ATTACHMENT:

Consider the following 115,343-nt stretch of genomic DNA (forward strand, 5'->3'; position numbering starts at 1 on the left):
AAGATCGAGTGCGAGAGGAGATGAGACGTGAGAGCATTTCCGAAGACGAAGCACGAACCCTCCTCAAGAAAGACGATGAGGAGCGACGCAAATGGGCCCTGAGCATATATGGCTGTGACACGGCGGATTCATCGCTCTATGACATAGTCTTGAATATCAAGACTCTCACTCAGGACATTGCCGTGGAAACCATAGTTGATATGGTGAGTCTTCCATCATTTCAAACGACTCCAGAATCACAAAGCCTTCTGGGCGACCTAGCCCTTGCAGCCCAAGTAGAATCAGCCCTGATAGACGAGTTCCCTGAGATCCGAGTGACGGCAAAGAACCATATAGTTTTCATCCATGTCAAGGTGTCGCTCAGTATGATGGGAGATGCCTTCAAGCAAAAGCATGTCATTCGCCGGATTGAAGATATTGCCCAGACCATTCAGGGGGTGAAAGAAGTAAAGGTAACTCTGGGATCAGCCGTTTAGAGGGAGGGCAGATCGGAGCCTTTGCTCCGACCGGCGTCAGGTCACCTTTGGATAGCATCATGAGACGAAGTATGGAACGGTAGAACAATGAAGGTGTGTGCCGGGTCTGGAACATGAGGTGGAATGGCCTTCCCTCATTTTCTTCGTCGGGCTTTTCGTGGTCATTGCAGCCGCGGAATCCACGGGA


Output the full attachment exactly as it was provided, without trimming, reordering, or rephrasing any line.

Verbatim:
Consider the following 115,343-nt stretch of genomic DNA (forward strand, 5'->3'; position numbering starts at 1 on the left):
AAGATCGAGTGCGAGAGGAGATGAGACGTGAGAGCATTTCCGAAGACGAAGCACGAACCCTCCTCAAGAAAGACGATGAGGAGCGACGCAAATGGGCCCTGAGCATATATGGCTGTGACACGGCGGATTCATCGCTCTATGACATAGTCTTGAATATCAAGACTCTCACTCAGGACATTGCCGTGGAAACCATAGTTGATATGGTGAGTCTTCCATCATTTCAAACGACTCCAGAATCACAAAGCCTTCTGGGCGACCTAGCCCTTGCAGCCCAAGTAGAATCAGCCCTGATAGACGAGTTCCCTGAGATCCGAGTGACGGCAAAGAACCATATAGTTTTCATCCATGTCAAGGTGTCGCTCAGTATGATGGGAGATGCCTTCAAGCAAAAGCATGTCATTCGCCGGATTGAAGATATTGCCCAGACCATTCAGGGGGTGAAAGAAGTAAAGGTAACTCTGGGATCAGCCGTTTAGAGGGAGGGCAGATCGGAGCCTTTGCTCCGACCGGCGTCAGGTCACCTTTGGATAGCATCATGAGACGAAGTATGGAACGGTAGAACAATGAAGGTGTGTGCCGGGTCTGGAACATGAGGTGGAATGGCCTTCCCTCATTTTCTTCGTCGGGCTTTTCGTGGTCATTGCAGCCGCGGAATCCACGGGA